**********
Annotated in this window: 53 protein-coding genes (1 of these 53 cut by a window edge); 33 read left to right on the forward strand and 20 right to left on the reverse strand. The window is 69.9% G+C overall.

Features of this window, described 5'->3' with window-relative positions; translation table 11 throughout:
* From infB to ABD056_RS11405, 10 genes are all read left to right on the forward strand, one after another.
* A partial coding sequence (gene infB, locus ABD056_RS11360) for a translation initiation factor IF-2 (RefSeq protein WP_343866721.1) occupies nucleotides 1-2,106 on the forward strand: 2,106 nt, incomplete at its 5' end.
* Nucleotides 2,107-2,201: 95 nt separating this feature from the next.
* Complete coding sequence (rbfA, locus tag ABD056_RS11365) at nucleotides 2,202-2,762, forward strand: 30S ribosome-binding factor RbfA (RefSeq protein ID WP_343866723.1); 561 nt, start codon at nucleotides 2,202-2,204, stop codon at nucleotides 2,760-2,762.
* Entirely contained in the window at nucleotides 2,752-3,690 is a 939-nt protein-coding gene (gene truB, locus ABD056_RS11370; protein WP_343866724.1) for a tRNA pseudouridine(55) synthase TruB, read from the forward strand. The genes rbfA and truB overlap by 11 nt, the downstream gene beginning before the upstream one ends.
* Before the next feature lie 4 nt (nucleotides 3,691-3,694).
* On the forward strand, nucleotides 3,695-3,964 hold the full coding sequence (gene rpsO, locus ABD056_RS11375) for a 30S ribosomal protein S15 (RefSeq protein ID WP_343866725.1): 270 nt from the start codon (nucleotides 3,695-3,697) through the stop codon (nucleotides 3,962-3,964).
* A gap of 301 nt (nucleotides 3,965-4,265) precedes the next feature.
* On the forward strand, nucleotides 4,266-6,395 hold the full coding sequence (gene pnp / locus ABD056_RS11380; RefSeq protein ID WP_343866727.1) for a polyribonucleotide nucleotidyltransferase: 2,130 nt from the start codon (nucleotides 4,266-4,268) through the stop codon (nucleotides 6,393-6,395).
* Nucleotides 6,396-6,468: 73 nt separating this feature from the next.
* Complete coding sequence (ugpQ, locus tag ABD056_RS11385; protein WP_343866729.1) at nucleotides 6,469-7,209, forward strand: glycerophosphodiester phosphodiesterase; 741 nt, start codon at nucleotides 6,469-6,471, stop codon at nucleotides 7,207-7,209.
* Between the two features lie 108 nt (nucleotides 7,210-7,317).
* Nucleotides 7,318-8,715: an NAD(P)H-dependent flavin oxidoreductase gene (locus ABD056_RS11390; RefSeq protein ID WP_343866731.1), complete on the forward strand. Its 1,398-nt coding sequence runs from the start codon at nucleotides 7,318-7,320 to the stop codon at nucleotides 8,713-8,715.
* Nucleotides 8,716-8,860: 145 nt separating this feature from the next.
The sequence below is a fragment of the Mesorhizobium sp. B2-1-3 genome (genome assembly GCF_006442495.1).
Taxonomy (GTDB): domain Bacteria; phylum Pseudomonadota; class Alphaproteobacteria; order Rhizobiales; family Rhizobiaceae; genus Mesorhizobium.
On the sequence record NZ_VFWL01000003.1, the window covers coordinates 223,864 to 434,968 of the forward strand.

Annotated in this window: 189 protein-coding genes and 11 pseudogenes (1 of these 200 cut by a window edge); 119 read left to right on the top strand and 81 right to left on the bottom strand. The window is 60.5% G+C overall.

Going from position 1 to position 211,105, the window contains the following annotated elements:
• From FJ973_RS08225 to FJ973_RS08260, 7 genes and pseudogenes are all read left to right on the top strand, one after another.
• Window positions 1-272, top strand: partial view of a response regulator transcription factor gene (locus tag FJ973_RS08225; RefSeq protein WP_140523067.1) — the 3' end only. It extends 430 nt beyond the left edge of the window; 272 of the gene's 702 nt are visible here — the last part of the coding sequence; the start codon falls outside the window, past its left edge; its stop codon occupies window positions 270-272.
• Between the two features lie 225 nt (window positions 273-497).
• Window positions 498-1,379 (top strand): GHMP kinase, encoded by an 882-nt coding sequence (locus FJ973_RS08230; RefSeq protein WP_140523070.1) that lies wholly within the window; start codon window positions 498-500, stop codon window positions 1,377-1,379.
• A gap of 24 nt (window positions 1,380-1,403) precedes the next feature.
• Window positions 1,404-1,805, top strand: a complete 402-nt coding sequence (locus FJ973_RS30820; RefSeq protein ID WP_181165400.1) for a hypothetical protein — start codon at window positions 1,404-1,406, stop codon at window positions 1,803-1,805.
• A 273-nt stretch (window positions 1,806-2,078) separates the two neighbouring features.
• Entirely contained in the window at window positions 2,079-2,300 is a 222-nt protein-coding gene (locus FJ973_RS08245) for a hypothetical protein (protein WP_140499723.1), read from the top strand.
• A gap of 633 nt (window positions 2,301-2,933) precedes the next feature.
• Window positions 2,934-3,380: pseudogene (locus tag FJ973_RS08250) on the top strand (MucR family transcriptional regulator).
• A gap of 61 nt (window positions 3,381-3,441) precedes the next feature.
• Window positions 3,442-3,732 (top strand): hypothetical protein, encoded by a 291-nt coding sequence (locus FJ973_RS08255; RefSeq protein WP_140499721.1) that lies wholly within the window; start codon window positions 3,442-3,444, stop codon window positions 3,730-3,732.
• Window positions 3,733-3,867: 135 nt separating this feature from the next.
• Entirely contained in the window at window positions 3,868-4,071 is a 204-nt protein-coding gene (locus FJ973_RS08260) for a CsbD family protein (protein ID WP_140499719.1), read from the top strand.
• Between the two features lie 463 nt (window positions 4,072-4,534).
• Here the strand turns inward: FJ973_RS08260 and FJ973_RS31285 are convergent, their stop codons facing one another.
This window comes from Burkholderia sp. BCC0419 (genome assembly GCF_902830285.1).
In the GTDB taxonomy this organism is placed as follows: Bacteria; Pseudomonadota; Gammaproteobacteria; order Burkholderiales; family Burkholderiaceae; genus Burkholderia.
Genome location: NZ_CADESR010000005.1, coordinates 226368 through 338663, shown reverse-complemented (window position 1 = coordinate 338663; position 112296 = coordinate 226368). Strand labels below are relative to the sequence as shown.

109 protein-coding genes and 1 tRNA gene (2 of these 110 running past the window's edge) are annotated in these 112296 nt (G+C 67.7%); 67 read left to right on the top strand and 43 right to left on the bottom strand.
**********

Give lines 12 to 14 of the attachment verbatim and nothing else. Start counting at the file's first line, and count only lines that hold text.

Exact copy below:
* Nucleotides 6,396-6,468: 73 nt separating this feature from the next.
* Complete coding sequence (ugpQ, locus tag ABD056_RS11385; protein WP_343866729.1) at nucleotides 6,469-7,209, forward strand: glycerophosphodiester phosphodiesterase; 741 nt, start codon at nucleotides 6,469-6,471, stop codon at nucleotides 7,207-7,209.
* Between the two features lie 108 nt (nucleotides 7,210-7,317).